HOW does one describe a year of a pandemic? Will it be remembered for the virus that swept the globe? It most certainly will be as it will for the phrases and words we were introduced to, from ‘lockdown’ to ‘self-isolation’ to ‘quarantine’. This was the year a face mask transformed from a skin treatment to a sort of covering that became as mandatory as a handkerchief once was. The mask, this year, reflected, our awareness and civility. The better part of the year was spent dealing with the COVID outbreak that affected over 1.19 lakh people and claimed nearly 1900 lives.
REVISED MEDIA POLICY
Complaints of “harassment” and “intimidation” by journalists followed during the course of the year as reporting from the region has been increasingly becoming difficult since India’s Hindu nationalist government introduced the Revised Media Policy following scrapping of the Article 370 of India’s constitution that granted the disputed region a measure of autonomy.
The new media policy authorises government officers to decide on what is “fake news” and “anti-nationalism” – a step that media personnel say could be misused by authorities in the disputed region, where anti-India sentiments run high.
LONGEST INTERNET CLAMPDOWN
Since last August, the Himalayan region of 12 million was put under months-long strict internet shutdown – longest by a democracy – and security crackdown that created hardships for the journalists, who were forced to use a government-sponsored media centre with extremely limited resources. In many cases, journalists had to smuggle out content in pen drives by air to their offices in the capital, New Delhi. ‘Punished for speaking the truth’
Since late last year, several local journalists have been summoned by police or investigating agencies for doing their professional duty.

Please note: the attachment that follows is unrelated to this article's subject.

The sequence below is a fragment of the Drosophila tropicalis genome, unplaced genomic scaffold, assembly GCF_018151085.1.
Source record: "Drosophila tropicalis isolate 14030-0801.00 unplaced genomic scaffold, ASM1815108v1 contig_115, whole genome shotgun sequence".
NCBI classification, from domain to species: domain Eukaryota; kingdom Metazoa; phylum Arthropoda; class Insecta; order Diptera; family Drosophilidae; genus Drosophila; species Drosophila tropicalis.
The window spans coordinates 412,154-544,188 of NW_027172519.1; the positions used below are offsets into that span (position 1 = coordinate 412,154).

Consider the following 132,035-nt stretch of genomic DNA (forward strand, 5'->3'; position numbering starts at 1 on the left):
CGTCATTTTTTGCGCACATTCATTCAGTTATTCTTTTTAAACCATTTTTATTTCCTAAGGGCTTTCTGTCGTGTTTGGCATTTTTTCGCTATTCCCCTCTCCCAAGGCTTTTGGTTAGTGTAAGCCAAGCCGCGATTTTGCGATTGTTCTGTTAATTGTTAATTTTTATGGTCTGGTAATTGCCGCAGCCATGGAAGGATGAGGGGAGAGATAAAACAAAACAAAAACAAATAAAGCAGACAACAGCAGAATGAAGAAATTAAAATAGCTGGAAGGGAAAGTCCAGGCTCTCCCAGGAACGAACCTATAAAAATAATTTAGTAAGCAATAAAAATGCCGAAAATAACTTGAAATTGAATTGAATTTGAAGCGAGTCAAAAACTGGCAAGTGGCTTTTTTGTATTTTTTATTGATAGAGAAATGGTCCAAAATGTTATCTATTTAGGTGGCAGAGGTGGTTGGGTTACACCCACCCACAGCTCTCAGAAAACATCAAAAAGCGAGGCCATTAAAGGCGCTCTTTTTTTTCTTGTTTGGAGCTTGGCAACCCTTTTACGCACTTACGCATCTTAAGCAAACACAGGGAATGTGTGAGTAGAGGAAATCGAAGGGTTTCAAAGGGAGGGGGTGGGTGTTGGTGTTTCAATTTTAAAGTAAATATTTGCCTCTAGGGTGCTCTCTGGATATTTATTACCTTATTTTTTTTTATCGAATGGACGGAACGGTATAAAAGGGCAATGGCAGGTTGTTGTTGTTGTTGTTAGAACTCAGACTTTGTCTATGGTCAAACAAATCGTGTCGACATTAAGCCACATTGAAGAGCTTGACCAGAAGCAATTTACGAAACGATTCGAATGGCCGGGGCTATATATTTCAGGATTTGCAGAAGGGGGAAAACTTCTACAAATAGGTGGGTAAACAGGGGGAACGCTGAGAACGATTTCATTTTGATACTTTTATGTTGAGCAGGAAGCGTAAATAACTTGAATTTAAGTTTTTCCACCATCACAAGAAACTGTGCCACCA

High-speed internet on mobile devices remained suspended in most parts of Jammu and Kashmir even after the passage of 16 months since the abrogation of Article 370 as the administration still feels that allowing the service poses a threat to the sovereignty and integrity of India.
MAJOR CHANGES IN ADMINISTRATION
On the administration front, BJP leader Manoj Sinha replaced Girish Chander Murmu as the Lieutenant Governor of Jammu and Kashmir amid rumours of a rift between the latter and Chief Secretary of the Union Territory B V R Subrahmanyam.
But the successful conduct of the DDC elections was the highlight of 2020.
Maiden District Development Council (DDC) elections in the far end of 2020 marked a resumption of political activity in Jammu and Kashmir after abrogation of special status and reorganisation of the erstwhile state last year.
The year 2020 began amid uncertainty as most of the mainstream political leaders continued to be under various forms of detention following the landmark constitutional amendments of 2019.
While some leaders were released in the first two months of the year — purportedly after signing a bond not to speak against the abrogation of Article 370 — the outbreak of the coronavirus pandemic hastened the release of many others, including Farooq Abdullah and Omar Abdullah, in March.
However, PDP president Mehbooba Mufti remained in incarceration for the longest period — 14 months — and was released only in October, just ahead of the DDC polls. However, within hours of the final results being declared, opposition parties charged the Union Territory administration of luring independents to support the BJP or its proxies.
Seven mainstream political parties — NC, PDP, People’s Conference, Awami National Conference, People’s Movement, CPM and CPI — cobbled an alliance under the name of People’s Alliance for Gupkar Declaration (PAGD) with Farooq Abdullah as its head.
The main purpose of forming the alliance was to strive for the restoration of the special status of Jammu and Kashmir.